3 Reasons to Take a Tea Bath!

rose petals floating in water for a tea bath

A tea bath is exactly what it sounds like – putting tea in your bath! After all, we soak ourselves in salts, essential oils, and various bath bombs, bubble solutions, and shower gels, so why not tea too? A tea bath blend can contain all kinds of various herbs that have different benefits for your skin. But those benefits might not be the same as the benefits you’d get from drinking tea.

The benefits you’ll get from a tea bath are through aromatherapy (the hot steam from your bath) or through topical application (soaking into your skin). For example, drinking a cup of mint tea can be great for digestion, but applying mint tea topically via a bath is better for treating tension headaches.

Here are three reasons why I love to take a tea bath.

1. Relaxing Aromatherapy

Aromatherapy is all about breathing in the aromas of certain materials for relaxing benefits. Some common aromatherapy ingredients include lavender, chamomile, eucalyptus, and tea tree. When you put these herbal ingredients in your bath, the hot water will “brew” them and release their delicious aroma in the steam of your bath.

Putting essential oils directly into your bath (particularly lavender and tea tree) can irritate your skin. But the beauty of using tea is that you’re not getting the concentrated oils. Instead, you are getting a more diluted infusion that comes from simply soaking the dried ingredients in hot water. Of course, if you feel an irritation you should get out of the tub immediately and gently wash your skin with lukewarm water.

If you are interested in the aromatherapy benefits of taking a tea bath, you might like this Solar Bath Tea by Purple Canyon. It contains eucalyptus, peppermint and calendula for a refreshing and bright scent. It’s ideal for revitalising your skin after a day in the sun.

2. Use Up Old Tea

Taking a tea bath is a great way to use up old tea that’s no longer good for drinking. This might include a plain sencha green tea that’s gone stale, or a herbal tea blend that you just don’t like the flavour of. Only certain teas are suitable for a bath: herbal teas that are free of added flavourings and colourings, plus teas that don’t contain any ingredients that might irritate your skin or trigger your allergies.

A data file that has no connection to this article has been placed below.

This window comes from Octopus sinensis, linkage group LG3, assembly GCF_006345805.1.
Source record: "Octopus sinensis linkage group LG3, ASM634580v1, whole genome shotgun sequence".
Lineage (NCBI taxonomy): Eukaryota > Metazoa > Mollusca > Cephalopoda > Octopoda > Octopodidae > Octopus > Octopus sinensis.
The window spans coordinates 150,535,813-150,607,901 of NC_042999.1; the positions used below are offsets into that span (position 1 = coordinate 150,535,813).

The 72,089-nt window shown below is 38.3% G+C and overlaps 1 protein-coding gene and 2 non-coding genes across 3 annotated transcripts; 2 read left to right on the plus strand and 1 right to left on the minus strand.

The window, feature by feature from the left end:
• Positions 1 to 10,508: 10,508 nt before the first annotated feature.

Black tea is high in tannins, so there’s a theory that it can cleanse and close your pores. Green tea, on the other hand, is loaded with antioxidants so you might see claims that it has anti-aging properties. Some herbal teas are popular for a bath blend simply because they smell nice, like orange blossom and rose.

Three teas I like to use for a tea bath include:

3. Reducing Inflammation

I tend to take purported “health benefits” with a generous pinch of bath salts. Just because a study conducted halfway across the world on five people had promising results doesn’t necessarily mean you’ll feel the health benefits at home too.

Nonetheless, one of the most studied impacts of applying herbal ingredients topically is how it can increase or reduce inflammation. If your skin is broken with cuts and scrapes, or you have a severe allergic reaction, you should seek medical attention. However, for less serious skin inflammation cases (like dry skin or light sun burn) a tea bath could be a good home remedy. Just like an oatmeal bath!

Will tea miraculously heal you? No, probably not. But you can give it a try nonetheless. Tea ingredients with potential anti-inflammatory ingredients include:

  • Calendula
  • Linden flowers
  • Thyme
  • Rose
  • Peppermint
  • Chamomile (see my list of best chamomile teas)
organic roasted pure leaf mate

How to Take a Tea Bath

Taking a tea bath is super simple. You can either buy a pre-made bath blend (if you’re in the UK, Not On The High Street has some vibrant options) or use your own tea.

  1. Run your bath with hot water to a temperature that feels comfortable for you,
  2. Dunk in around five teabags and let them soak until the bath smells aromatic – this might be a few minutes or significantly longer, depending on the freshness of the teabags and the exact tea type you are using,
  3. Remove the teabags if you want, or just get in alongside them!
  4. Optional: rinse off with warm water after your bath, if you don’t like the feel of it on your skin.

A note on loose leaf tea: it may look pretty to have whole chamomile flowers floating in your tub, but it won’t be so much fun when they float right up you-know-where. So, if using loose leaf, try to strain them out or use a metal tea infuser so they can be easily removed before you hop in.

If you have tried a tea bath, I’d love to hear your thoughts in the comments below.

Isobel Moore

Isobel Moore is a quiet, quirky and creative “human bean” whose favourite pastime is curling up with a cuppa and a good book.

Over the past 5 years, her tea reviews at Immortal Wordsmith have helped thousands of readers choose vibrant tea blends and single origin selections from fine, organic, and responsible tea companies.

As a professional content writer with a qualification in digital marketing, Isobel has worked with market-leading tea brands around the globe to develop their content marketing campaigns and gain exposure. Her professional portfolio can be found on Upwork.

Besides a deep-rooted passion for tea, Isobel writes on topics ranging from food and travel to wellness and literature.

Favourite Quote: “Manuscripts don’t burn” – Mikhail Bulgakov

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